The impact of human organic waste on ocean ecosystems has had divergent effects, depending on the nature of the pollution and many other contextual factors. The eastern Mediterranean and parts of the North Sea fisheries production have apparently benefited from eutrophication due to civilization's wastes. In contrast, the Black Sea fisheries have suffered a dramatic collapse and habitat loss from eutrophication and introduction of an exotic comb-jelly species that feeds on small organisms, including fish larvae.
What about other production enhancement options, such as the late John Martin's iron fertilization of the oceans, or other similar efforts? Although the concept has been proven, its long-term consequences remain unknown. As Martin himself posited: Add enough iron, and we will have another "Ice Age" as a consequence of removal of atmospheric CO2 by oceanic algae. Are we really ready to introduce this sort of global "uncertainty"? We believe not, although perhaps some further small-scale experimentation is warranted on this approach.
We advocate that all fishery enhancement activities should be examined to see if they make good long-term economic and ecological sense. To date, salmon enhancement activities along the western coast of North America have been heavily subsidized; combined with the manipulation of waterways, and widespread damming for hydro-power and logging, the result has been undeniable ecological chaos. Clearly salmon have been treated as an inferior resource, or these other economic activities - so harmful to natural salmon spawning runs - would have been disallowed, or at least subject to severe restriction. The end result has been the creation of another political culture, an "Industry of Advocacy," of NGOs with their legal advisers and lobbyists, and an array of fish transport facilities to maintain some semblance of "natural salmon" production from what little remains of their original spawning habitats. The results have been totally uneconomic compromises of irreplaceable natural living processes.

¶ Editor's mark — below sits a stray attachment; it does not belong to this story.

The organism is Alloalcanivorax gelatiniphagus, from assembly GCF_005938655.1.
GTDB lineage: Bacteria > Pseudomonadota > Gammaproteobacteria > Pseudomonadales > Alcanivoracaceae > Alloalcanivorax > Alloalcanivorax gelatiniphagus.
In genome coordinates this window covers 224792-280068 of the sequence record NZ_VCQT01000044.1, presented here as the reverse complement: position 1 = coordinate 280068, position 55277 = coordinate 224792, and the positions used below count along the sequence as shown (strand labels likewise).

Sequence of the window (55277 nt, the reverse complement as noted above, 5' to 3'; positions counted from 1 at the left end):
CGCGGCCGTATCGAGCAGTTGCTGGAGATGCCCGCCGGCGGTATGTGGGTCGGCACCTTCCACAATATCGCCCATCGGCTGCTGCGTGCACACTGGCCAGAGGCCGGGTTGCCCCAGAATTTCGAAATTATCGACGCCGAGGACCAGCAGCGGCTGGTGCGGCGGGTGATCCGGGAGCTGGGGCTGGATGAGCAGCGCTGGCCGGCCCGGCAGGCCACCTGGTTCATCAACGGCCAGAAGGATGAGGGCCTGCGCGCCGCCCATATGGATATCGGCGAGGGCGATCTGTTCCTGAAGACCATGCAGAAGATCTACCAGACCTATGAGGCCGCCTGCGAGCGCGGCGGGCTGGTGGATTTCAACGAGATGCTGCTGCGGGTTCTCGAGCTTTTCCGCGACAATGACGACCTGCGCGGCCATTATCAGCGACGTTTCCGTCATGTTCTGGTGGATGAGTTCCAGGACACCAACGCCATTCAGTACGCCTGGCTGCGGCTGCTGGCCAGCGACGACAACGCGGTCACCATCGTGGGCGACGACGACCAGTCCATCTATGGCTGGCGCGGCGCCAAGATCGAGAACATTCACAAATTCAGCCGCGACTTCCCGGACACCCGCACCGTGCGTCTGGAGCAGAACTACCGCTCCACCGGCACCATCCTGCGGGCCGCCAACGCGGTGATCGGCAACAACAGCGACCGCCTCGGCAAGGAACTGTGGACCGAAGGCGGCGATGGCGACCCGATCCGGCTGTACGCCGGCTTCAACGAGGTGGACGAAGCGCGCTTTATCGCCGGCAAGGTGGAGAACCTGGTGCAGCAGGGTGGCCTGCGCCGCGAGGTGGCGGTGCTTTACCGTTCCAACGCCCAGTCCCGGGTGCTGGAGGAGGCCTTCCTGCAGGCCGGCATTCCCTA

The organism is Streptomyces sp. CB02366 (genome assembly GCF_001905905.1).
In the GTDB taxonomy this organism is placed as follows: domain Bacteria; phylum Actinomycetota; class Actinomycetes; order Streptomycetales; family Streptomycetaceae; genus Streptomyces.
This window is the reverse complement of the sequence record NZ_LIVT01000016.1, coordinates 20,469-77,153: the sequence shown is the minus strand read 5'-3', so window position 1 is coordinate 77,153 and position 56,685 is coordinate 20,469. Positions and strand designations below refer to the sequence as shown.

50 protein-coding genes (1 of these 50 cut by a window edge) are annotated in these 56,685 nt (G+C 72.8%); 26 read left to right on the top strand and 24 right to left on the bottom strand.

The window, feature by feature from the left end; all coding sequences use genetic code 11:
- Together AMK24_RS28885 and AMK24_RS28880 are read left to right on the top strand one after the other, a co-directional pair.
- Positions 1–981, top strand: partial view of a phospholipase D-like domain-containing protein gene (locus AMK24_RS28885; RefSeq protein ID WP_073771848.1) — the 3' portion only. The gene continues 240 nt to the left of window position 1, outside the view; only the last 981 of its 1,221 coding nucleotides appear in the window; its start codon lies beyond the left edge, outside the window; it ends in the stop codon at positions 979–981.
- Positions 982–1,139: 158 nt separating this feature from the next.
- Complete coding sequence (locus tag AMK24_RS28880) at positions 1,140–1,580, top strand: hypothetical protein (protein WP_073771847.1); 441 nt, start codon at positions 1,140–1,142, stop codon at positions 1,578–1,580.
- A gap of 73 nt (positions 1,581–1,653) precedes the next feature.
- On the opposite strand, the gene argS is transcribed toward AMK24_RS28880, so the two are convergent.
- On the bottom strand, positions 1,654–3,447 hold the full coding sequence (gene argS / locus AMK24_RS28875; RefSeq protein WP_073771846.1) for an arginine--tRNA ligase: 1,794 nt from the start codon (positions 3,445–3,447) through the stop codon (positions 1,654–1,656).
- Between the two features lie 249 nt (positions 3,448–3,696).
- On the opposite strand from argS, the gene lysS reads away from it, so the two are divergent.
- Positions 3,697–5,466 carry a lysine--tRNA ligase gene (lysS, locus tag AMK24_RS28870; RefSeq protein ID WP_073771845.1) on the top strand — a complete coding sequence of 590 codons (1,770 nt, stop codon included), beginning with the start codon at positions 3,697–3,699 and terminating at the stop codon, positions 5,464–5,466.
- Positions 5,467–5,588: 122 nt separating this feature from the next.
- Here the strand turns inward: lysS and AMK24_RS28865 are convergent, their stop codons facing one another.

Carefully controlled, thoughtful economic development, with strong empirical scientific grounds of justification, ought to be welcomed, but closely managed. To ravage our environmental processes for short-term private gain, without any clear understanding of the enduring effects of human disruptions, simply will lead to folly and enduring ecological loss. The problem is that we do not see these effects until far too late. Only a long-term planning process, based on intelligent theory and as careful observations as possible, gives us any hope of protection from these irremediable losses.
8.4 Reframing the Debate
In order to emerge from the current quagmire of conventional management processes and failures, a lot of very pointed, if simplified, lobbying must take place that addresses these more enlightened possibilities. We must quickly but carefully promote credible empirical methods for estimating the impacts of various resource management options. A clarity of purpose and thought is needed to meet this important challenge.
8.5 Envisioning the Solution
First, we must decide what we want our fisheries to look like, over various time frames, location by location. Rational management will only result from better definitions of vital processes and the causal determinants of our resources' abundance. Such an undertaking ought to be done without political pressures to do more with less, if realistic solutions are the goal. A proper attribution of cause and effect will likely provide insight into both the burdens of proof and the important requirements for adequate evidence in support of what should be done.